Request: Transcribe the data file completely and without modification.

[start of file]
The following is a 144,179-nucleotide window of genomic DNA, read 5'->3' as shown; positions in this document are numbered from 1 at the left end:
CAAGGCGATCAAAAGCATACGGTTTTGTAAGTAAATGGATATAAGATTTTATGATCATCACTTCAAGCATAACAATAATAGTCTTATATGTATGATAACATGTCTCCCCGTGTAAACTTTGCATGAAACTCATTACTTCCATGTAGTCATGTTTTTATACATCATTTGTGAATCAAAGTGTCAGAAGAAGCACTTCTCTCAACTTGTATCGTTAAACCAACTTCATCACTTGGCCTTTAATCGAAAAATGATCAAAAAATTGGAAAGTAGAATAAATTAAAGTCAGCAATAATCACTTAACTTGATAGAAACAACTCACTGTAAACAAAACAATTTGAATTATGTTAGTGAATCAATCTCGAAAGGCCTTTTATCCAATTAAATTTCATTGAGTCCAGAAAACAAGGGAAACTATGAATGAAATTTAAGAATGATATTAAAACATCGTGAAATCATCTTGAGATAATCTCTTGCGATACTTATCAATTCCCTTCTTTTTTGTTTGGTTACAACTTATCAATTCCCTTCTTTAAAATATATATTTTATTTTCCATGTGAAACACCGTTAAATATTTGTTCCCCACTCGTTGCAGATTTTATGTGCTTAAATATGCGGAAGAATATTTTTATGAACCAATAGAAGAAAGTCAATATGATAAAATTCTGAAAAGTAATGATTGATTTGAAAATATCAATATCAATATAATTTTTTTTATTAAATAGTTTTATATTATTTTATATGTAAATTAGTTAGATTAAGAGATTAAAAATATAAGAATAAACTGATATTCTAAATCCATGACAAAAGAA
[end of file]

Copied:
The following is a 144,179-nucleotide window of genomic DNA, read 5'->3' as shown; positions in this document are numbered from 1 at the left end:
CAAGGCGATCAAAAGCATACGGTTTTGTAAGTAAATGGATATAAGATTTTATGATCATCACTTCAAGCATAACAATAATAGTCTTATATGTATGATAACATGTCTCCCCGTGTAAACTTTGCATGAAACTCATTACTTCCATGTAGTCATGTTTTTATACATCATTTGTGAATCAAAGTGTCAGAAGAAGCACTTCTCTCAACTTGTATCGTTAAACCAACTTCATCACTTGGCCTTTAATCGAAAAATGATCAAAAAATTGGAAAGTAGAATAAATTAAAGTCAGCAATAATCACTTAACTTGATAGAAACAACTCACTGTAAACAAAACAATTTGAATTATGTTAGTGAATCAATCTCGAAAGGCCTTTTATCCAATTAAATTTCATTGAGTCCAGAAAACAAGGGAAACTATGAATGAAATTTAAGAATGATATTAAAACATCGTGAAATCATCTTGAGATAATCTCTTGCGATACTTATCAATTCCCTTCTTTTTTGTTTGGTTACAACTTATCAATTCCCTTCTTTAAAATATATATTTTATTTTCCATGTGAAACACCGTTAAATATTTGTTCCCCACTCGTTGCAGATTTTATGTGCTTAAATATGCGGAAGAATATTTTTATGAACCAATAGAAGAAAGTCAATATGATAAAATTCTGAAAAGTAATGATTGATTTGAAAATATCAATATCAATATAATTTTTTTTATTAAATAGTTTTATATTATTTTATATGTAAATTAGTTAGATTAAGAGATTAAAAATATAAGAATAAACTGATATTCTAAATCCATGACAAAAGAA